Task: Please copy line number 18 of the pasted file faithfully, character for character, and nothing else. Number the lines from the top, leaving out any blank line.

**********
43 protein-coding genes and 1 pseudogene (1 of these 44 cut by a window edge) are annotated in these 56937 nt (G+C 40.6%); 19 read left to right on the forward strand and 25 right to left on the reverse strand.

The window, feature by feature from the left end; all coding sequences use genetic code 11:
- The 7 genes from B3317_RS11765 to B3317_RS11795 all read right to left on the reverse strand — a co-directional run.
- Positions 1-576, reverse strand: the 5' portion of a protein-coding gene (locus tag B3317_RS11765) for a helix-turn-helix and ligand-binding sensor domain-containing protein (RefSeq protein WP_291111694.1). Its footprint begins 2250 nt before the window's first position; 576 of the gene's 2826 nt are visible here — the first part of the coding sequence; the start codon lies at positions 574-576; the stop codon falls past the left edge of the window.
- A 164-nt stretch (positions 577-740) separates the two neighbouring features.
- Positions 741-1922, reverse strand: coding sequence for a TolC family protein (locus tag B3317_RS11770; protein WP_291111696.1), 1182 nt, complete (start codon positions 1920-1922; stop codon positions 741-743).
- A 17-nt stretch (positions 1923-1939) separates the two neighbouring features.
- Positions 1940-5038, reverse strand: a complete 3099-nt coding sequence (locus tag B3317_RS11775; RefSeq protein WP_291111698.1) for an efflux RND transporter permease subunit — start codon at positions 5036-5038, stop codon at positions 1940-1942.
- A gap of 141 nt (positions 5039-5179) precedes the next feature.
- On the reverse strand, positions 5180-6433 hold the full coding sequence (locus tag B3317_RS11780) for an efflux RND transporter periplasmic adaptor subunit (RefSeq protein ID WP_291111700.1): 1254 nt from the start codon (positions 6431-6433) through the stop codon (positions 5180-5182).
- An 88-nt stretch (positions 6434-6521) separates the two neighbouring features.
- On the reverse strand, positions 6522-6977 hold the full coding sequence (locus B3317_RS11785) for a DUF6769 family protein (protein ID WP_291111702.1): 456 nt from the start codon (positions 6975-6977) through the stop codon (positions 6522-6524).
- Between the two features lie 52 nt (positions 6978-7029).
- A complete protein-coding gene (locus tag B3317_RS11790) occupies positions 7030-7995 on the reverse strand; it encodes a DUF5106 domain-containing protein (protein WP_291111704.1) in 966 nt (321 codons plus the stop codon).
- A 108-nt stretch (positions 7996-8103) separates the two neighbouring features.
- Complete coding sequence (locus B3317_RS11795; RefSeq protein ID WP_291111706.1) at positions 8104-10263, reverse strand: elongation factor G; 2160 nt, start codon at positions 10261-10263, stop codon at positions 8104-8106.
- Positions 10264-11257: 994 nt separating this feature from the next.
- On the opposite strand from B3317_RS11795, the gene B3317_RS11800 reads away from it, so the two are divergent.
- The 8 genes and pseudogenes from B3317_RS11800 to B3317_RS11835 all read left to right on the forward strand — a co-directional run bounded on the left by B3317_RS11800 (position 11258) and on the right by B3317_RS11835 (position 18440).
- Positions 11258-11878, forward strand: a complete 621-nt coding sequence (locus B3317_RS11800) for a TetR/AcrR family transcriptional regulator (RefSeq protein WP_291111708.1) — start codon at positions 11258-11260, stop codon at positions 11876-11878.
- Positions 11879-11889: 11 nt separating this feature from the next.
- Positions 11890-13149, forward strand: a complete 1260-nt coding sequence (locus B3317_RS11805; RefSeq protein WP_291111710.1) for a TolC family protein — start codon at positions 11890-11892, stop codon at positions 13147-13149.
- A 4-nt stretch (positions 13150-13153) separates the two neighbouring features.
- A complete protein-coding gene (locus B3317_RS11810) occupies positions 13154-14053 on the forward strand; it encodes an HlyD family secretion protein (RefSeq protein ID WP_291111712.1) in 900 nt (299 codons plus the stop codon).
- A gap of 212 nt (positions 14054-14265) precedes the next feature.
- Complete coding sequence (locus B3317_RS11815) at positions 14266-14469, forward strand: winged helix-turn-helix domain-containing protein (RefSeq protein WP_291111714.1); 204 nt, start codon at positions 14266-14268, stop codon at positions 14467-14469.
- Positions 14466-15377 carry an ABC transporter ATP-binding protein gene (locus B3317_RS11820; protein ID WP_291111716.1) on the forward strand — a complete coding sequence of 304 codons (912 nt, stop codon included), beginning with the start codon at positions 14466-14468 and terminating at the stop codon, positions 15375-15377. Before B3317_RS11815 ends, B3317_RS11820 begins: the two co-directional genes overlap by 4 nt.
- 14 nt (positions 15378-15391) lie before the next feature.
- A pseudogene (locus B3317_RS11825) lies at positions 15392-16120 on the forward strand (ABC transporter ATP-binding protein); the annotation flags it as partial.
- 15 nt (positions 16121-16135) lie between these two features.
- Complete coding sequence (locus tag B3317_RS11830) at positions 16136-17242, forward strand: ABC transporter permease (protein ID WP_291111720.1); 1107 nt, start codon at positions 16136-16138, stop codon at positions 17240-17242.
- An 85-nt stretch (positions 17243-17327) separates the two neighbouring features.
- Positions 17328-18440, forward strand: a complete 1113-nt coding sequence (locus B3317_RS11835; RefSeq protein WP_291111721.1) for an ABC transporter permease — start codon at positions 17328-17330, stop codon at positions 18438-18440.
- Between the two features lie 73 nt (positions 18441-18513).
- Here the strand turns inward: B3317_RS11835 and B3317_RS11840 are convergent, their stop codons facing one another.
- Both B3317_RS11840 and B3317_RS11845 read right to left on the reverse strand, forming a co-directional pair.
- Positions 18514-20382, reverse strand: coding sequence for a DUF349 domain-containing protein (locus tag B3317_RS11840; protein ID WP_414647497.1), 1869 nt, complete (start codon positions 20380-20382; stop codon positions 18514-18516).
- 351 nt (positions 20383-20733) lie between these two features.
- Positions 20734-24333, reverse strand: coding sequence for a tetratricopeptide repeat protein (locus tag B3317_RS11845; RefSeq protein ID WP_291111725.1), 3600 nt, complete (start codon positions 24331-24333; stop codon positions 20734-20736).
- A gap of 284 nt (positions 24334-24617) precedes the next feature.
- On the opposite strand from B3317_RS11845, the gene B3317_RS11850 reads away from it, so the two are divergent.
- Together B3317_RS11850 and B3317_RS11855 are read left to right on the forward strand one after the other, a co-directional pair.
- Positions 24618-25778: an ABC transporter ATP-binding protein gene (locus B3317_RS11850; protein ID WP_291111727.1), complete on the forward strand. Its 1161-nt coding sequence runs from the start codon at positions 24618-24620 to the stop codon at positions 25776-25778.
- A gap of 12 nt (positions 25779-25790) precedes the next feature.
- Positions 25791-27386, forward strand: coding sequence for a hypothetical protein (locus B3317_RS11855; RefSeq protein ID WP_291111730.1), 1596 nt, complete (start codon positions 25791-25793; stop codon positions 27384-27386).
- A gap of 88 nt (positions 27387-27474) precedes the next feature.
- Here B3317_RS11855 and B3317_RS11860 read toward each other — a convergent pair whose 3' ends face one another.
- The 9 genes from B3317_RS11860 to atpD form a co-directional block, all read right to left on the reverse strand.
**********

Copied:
- On the opposite strand from B3317_RS11795, the gene B3317_RS11800 reads away from it, so the two are divergent.